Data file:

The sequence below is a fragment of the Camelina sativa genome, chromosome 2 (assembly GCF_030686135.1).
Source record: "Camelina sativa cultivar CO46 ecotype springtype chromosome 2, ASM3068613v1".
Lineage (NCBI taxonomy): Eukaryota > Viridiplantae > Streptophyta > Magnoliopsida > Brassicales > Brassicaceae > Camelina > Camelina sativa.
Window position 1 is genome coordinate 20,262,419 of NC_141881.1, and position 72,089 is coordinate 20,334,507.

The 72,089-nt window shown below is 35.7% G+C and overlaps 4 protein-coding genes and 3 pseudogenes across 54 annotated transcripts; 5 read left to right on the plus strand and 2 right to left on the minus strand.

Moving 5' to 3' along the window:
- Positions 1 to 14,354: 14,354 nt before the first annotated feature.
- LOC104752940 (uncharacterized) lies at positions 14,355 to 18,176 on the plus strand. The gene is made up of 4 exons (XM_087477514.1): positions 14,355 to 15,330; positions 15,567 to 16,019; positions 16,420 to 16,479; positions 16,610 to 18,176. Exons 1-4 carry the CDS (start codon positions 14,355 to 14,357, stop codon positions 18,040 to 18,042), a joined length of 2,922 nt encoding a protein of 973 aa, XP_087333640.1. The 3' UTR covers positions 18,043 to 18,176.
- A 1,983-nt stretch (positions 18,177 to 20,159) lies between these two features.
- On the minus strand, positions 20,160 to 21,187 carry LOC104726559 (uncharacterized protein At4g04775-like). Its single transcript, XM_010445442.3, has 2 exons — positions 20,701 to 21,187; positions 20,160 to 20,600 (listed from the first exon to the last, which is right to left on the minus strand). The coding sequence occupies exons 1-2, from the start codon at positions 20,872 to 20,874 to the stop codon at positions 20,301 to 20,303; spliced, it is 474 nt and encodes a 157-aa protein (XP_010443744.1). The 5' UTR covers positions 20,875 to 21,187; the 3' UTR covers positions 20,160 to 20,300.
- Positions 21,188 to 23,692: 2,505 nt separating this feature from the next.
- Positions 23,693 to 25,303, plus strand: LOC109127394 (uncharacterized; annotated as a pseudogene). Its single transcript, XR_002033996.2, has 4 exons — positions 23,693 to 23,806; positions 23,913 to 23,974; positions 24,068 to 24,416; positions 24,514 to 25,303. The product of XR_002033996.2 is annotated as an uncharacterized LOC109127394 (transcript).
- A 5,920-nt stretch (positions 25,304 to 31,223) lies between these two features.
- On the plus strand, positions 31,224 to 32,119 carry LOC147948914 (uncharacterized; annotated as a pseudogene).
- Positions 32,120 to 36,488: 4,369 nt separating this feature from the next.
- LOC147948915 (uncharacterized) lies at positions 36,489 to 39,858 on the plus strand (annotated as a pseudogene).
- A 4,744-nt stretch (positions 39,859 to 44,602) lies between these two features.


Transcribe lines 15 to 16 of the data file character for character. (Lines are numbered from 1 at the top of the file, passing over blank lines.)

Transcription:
- Positions 32,120 to 36,488: 4,369 nt separating this feature from the next.
- LOC147948915 (uncharacterized) lies at positions 36,489 to 39,858 on the plus strand (annotated as a pseudogene).